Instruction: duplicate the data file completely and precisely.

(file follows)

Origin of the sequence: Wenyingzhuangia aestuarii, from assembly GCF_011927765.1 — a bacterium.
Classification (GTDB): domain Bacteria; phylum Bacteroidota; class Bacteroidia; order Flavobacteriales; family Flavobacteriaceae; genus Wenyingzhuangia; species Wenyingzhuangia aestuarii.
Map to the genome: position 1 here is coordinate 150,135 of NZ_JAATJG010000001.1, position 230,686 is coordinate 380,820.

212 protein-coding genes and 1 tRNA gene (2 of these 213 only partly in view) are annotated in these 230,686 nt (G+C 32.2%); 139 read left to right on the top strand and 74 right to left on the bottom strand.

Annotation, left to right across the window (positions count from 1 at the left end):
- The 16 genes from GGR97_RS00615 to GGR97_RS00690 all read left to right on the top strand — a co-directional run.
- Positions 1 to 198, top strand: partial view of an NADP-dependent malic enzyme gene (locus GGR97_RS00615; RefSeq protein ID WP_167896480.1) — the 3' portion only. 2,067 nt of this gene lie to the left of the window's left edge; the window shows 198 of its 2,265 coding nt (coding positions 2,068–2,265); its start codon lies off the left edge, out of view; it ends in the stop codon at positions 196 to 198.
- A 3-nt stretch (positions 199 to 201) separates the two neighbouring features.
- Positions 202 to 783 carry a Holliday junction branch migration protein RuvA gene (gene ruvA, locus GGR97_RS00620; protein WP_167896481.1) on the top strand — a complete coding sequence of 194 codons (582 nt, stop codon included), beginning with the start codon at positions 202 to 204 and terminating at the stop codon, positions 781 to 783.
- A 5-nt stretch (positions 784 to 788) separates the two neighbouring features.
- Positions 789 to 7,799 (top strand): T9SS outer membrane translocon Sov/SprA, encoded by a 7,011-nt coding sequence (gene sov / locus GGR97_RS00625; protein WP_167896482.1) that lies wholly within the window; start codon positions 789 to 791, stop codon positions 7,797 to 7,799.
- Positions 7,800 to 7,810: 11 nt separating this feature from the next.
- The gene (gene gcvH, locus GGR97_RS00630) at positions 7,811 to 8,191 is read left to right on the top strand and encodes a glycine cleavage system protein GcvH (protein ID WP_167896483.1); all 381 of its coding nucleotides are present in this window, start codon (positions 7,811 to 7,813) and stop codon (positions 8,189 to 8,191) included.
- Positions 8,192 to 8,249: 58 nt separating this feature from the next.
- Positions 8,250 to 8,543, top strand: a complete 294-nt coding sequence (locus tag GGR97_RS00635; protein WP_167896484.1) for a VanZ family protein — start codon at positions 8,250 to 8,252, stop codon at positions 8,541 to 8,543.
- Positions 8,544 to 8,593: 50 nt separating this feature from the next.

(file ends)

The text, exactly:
Origin of the sequence: Wenyingzhuangia aestuarii, from assembly GCF_011927765.1 — a bacterium.
Classification (GTDB): domain Bacteria; phylum Bacteroidota; class Bacteroidia; order Flavobacteriales; family Flavobacteriaceae; genus Wenyingzhuangia; species Wenyingzhuangia aestuarii.
Map to the genome: position 1 here is coordinate 150,135 of NZ_JAATJG010000001.1, position 230,686 is coordinate 380,820.

212 protein-coding genes and 1 tRNA gene (2 of these 213 only partly in view) are annotated in these 230,686 nt (G+C 32.2%); 139 read left to right on the top strand and 74 right to left on the bottom strand.

Annotation, left to right across the window (positions count from 1 at the left end):
- The 16 genes from GGR97_RS00615 to GGR97_RS00690 all read left to right on the top strand — a co-directional run.
- Positions 1 to 198, top strand: partial view of an NADP-dependent malic enzyme gene (locus GGR97_RS00615; RefSeq protein ID WP_167896480.1) — the 3' portion only. 2,067 nt of this gene lie to the left of the window's left edge; the window shows 198 of its 2,265 coding nt (coding positions 2,068–2,265); its start codon lies off the left edge, out of view; it ends in the stop codon at positions 196 to 198.
- A 3-nt stretch (positions 199 to 201) separates the two neighbouring features.
- Positions 202 to 783 carry a Holliday junction branch migration protein RuvA gene (gene ruvA, locus GGR97_RS00620; protein WP_167896481.1) on the top strand — a complete coding sequence of 194 codons (582 nt, stop codon included), beginning with the start codon at positions 202 to 204 and terminating at the stop codon, positions 781 to 783.
- A 5-nt stretch (positions 784 to 788) separates the two neighbouring features.
- Positions 789 to 7,799 (top strand): T9SS outer membrane translocon Sov/SprA, encoded by a 7,011-nt coding sequence (gene sov / locus GGR97_RS00625; protein WP_167896482.1) that lies wholly within the window; start codon positions 789 to 791, stop codon positions 7,797 to 7,799.
- Positions 7,800 to 7,810: 11 nt separating this feature from the next.
- The gene (gene gcvH, locus GGR97_RS00630) at positions 7,811 to 8,191 is read left to right on the top strand and encodes a glycine cleavage system protein GcvH (protein ID WP_167896483.1); all 381 of its coding nucleotides are present in this window, start codon (positions 7,811 to 7,813) and stop codon (positions 8,189 to 8,191) included.
- Positions 8,192 to 8,249: 58 nt separating this feature from the next.
- Positions 8,250 to 8,543, top strand: a complete 294-nt coding sequence (locus tag GGR97_RS00635; protein WP_167896484.1) for a VanZ family protein — start codon at positions 8,250 to 8,252, stop codon at positions 8,541 to 8,543.
- Positions 8,544 to 8,593: 50 nt separating this feature from the next.